The failure of the Second Crusade was a source of great chagrin to Bernard, who had been so active in setting it in motion.
Continuing Arnold of Brescia Versus Saint Bernard,
our selection from General History of the Christian Religion and Church by Johann A. W. Neander published in 1850. The selection is presented in four easy 5 minute installments.
Previously in Arnold of Brescia Versus Saint Bernard.
Time: 1130 – 1155
Many who had been awakened to repentance confessed what they had taken from others by robbery or fraud, and hastened, before they went to the holy war, to seek reconciliation with their enemies. The Christian enthusiasm of the German people found utterance in songs in the German tongue; and even now the peculiar adaptation of this language to sacred poetry began to be remarked. Indecent songs could no longer venture to appear abroad.
While some were awakened by Bernard’s preaching from a life of crime to repentance, and by taking part in the holy war strove to obtain the remission of their sins, others again, who though hitherto borne along in the current of ordinary worldly pursuits, yet had not given themselves up to vice, were filled by Bernard’s words with loathing of the worldly life, inflamed with a vehement longing after a higher stage of Christian perfection, after a life of entire consecration to God. They longed rather to enter upon the pilgrimage to the heavenly than to an earthly Jerusalem; they resolved to become monks, and would fain have the man of God himself, whose words had made so deep an impression on their hearts, as their guide in the spiritual life, and commit themselves to his directions, in the monastery of Clairvaux. But here Bernard showed his prudence and knowledge of mankind; he did not allow all to become monks who wished to do so. Many he rejected because he perceived they were not fitted for the quiet of the contemplative life, but needed to be disciplined by the conflicts and cares of a life of action.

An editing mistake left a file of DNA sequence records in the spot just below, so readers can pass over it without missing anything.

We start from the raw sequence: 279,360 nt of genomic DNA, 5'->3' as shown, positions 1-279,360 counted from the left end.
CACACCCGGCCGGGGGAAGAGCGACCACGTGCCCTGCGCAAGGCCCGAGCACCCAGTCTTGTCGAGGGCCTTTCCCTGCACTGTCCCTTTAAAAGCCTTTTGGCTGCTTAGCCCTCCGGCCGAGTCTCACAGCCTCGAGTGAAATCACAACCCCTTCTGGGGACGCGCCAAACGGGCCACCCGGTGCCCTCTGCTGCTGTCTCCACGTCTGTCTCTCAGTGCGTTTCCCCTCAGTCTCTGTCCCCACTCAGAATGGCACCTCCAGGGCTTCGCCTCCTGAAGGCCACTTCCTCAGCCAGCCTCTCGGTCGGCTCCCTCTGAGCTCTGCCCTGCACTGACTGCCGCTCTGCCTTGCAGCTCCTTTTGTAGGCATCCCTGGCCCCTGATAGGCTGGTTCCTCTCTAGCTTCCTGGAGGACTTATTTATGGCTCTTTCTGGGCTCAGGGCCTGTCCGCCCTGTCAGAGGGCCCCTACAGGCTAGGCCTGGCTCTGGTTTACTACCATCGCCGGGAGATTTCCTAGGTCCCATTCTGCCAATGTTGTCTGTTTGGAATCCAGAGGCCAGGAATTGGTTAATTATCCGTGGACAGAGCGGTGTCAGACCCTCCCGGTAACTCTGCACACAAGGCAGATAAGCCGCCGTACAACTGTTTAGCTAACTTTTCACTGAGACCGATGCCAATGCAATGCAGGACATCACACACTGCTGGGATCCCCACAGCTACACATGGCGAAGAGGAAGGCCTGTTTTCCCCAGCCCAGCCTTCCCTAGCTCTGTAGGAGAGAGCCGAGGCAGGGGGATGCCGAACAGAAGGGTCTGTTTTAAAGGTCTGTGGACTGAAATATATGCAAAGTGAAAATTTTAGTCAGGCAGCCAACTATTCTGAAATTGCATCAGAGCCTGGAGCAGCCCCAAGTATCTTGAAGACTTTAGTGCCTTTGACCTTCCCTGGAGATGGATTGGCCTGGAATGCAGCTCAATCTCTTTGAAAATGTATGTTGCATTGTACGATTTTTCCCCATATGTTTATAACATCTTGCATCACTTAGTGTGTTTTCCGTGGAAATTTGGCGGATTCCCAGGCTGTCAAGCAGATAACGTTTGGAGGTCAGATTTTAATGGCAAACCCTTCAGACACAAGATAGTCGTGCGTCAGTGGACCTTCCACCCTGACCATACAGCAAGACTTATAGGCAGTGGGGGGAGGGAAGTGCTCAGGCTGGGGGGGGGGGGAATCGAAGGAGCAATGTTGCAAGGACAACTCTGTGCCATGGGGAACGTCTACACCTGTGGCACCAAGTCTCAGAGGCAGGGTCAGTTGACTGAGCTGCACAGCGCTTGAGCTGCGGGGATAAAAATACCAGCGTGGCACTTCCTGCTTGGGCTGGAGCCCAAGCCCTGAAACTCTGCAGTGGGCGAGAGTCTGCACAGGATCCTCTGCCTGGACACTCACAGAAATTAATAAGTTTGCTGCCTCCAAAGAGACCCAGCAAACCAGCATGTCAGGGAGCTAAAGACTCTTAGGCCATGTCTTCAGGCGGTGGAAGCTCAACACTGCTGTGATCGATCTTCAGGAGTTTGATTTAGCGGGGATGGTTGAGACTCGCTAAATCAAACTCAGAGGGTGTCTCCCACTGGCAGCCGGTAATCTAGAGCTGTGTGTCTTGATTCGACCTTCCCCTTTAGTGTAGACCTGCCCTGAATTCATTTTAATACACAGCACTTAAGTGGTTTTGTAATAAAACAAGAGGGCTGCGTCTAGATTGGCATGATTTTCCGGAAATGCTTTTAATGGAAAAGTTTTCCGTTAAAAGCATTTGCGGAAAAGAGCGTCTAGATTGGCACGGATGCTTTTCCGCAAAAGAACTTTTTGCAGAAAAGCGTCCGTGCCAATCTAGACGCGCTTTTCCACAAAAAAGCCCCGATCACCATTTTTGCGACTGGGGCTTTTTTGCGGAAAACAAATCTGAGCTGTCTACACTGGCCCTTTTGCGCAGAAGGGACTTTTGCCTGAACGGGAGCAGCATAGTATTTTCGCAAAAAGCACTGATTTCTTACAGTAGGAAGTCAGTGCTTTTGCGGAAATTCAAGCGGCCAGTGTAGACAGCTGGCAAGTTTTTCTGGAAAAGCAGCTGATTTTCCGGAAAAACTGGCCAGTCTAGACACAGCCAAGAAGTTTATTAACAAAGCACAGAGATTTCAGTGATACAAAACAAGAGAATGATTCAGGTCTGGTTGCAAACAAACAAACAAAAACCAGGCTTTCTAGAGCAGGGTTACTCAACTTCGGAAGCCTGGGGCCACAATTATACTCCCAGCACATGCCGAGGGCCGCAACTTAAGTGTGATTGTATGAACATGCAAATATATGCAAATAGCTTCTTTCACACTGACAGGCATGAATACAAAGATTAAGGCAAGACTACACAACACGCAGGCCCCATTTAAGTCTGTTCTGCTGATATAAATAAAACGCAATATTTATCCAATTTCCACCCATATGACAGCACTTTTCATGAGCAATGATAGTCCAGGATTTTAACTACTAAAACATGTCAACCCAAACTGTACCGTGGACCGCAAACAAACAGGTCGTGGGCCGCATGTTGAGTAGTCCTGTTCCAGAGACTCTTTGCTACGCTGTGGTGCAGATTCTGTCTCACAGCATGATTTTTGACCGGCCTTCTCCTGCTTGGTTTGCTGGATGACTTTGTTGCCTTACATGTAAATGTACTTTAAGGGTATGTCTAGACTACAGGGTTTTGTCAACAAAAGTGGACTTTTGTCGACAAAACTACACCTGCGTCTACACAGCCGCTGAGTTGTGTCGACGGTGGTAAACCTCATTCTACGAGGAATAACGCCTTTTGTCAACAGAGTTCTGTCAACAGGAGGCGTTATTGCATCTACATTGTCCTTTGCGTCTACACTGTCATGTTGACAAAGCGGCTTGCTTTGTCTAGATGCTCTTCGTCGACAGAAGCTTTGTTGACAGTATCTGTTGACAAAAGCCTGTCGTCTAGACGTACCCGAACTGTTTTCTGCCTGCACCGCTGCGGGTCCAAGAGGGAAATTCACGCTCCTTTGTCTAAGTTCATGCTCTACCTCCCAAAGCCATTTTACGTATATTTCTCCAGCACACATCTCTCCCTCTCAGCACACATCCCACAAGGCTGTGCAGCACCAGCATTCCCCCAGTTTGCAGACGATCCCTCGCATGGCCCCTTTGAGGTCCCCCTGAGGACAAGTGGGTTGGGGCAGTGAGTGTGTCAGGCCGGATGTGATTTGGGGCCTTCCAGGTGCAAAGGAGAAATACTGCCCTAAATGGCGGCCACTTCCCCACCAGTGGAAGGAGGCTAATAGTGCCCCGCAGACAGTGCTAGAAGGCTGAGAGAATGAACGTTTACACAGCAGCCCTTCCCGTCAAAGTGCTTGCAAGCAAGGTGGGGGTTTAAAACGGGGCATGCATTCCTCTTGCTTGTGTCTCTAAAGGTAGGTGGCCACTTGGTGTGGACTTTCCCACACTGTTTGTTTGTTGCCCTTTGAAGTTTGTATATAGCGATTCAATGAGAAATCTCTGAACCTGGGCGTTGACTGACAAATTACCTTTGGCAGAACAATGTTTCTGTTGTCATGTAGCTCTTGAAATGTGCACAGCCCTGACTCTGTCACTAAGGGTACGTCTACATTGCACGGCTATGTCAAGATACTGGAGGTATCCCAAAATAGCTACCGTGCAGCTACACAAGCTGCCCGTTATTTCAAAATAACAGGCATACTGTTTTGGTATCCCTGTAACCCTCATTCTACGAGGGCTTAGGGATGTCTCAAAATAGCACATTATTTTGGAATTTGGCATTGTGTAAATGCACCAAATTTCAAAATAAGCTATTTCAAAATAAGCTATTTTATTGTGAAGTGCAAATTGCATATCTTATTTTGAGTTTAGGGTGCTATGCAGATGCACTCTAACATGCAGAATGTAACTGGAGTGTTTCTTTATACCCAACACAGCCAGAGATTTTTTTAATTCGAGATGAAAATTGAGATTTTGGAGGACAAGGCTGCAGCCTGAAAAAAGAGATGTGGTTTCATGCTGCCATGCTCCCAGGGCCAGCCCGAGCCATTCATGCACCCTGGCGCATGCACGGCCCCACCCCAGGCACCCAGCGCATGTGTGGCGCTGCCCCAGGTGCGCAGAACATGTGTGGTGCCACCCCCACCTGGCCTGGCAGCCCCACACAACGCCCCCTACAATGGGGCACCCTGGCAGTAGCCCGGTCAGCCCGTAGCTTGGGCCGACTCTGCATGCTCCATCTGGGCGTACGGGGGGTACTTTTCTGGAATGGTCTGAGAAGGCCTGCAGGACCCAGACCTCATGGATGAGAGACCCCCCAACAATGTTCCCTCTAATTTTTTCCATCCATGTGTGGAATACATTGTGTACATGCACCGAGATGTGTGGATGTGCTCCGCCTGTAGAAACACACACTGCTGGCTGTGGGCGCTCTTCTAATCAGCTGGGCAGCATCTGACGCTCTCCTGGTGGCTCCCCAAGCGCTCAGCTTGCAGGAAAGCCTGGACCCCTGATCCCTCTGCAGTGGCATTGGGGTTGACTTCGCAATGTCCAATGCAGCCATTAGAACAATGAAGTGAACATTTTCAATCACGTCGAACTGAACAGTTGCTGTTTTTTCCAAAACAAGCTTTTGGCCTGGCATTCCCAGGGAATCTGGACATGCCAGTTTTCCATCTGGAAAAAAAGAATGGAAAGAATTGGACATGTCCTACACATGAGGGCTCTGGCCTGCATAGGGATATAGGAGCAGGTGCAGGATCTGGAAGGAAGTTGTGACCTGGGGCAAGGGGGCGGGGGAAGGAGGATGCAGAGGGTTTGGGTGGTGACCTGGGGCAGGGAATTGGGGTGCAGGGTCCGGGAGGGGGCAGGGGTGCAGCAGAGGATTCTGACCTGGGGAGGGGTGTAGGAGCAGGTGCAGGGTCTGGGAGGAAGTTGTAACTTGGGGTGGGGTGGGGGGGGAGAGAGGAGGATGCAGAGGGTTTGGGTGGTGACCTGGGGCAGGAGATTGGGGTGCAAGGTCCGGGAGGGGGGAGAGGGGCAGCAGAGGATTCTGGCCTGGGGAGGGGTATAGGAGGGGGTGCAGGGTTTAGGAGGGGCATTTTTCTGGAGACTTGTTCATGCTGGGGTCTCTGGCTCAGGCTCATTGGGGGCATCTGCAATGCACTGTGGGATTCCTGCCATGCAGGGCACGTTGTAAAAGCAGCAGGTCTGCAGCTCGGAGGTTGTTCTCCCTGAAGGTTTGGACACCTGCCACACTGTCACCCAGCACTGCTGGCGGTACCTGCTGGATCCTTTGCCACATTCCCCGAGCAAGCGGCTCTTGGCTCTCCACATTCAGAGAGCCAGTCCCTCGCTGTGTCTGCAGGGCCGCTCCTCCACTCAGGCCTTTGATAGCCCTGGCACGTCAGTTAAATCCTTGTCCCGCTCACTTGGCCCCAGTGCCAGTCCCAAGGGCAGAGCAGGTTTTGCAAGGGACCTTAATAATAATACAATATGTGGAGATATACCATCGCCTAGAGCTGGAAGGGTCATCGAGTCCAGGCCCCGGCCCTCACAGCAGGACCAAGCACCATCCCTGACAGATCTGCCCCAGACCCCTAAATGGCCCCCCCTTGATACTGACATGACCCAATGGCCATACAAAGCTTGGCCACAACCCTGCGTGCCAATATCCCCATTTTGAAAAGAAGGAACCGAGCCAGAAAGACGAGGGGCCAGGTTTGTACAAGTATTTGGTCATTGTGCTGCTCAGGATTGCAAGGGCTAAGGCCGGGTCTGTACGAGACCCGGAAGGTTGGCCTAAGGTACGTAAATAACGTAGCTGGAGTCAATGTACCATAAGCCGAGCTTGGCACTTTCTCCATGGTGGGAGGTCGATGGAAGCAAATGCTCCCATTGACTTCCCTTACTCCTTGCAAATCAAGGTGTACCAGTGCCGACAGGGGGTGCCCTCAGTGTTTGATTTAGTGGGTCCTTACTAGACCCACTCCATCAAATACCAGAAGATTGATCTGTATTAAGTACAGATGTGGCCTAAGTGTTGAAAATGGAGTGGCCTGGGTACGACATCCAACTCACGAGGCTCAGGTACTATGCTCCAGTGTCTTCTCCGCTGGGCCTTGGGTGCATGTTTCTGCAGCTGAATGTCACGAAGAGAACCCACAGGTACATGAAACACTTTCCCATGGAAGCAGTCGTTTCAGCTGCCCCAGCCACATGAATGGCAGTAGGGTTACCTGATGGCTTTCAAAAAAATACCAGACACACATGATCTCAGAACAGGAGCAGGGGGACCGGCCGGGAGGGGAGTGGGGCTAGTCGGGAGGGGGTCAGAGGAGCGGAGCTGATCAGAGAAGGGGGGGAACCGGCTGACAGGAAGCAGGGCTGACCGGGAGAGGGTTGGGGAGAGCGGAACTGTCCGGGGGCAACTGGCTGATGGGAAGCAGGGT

As contemporaries themselves acknowledge, these first impressions, in the case of many who went to the crusades, were of no permanent duration, and their old nature broke forth again the more strongly under the manifold temptations to which they were exposed, in proportion to the facility with which, through the confidence they reposed in a plenary indulgence, without really laying to heart the condition upon which it was bestowed, they could flatter themselves with security in their sins.
Gerhoh of Reichersberg, in describing the blessed effects of that awakening which accompanied the preaching of the crusader, yet says: “We doubt not that among so vast a multitude some became in the true sense and in all sincerity soldiers of Christ. Some, however, were led to embark in the enterprise by various other occasions, concerning whom it does not belong to us to judge, but only to Him who alone knows the hearts of those who marched to the contest either in the right or not in the right spirit. Yet this we do confidently affirm, that to this crusade many were called, but few were chosen.” And it was said that many returned from this expedition, not better, but worse than they went. Therefore the monk Cesarius of Heisterbach, who states this, adds: “All depends on bearing the yoke of Christ not _one_ year or _two_ years, but daily, if a man is really intent on doing it in truth, and in that sense in which our Lord requires it to be done, in order to follow him.”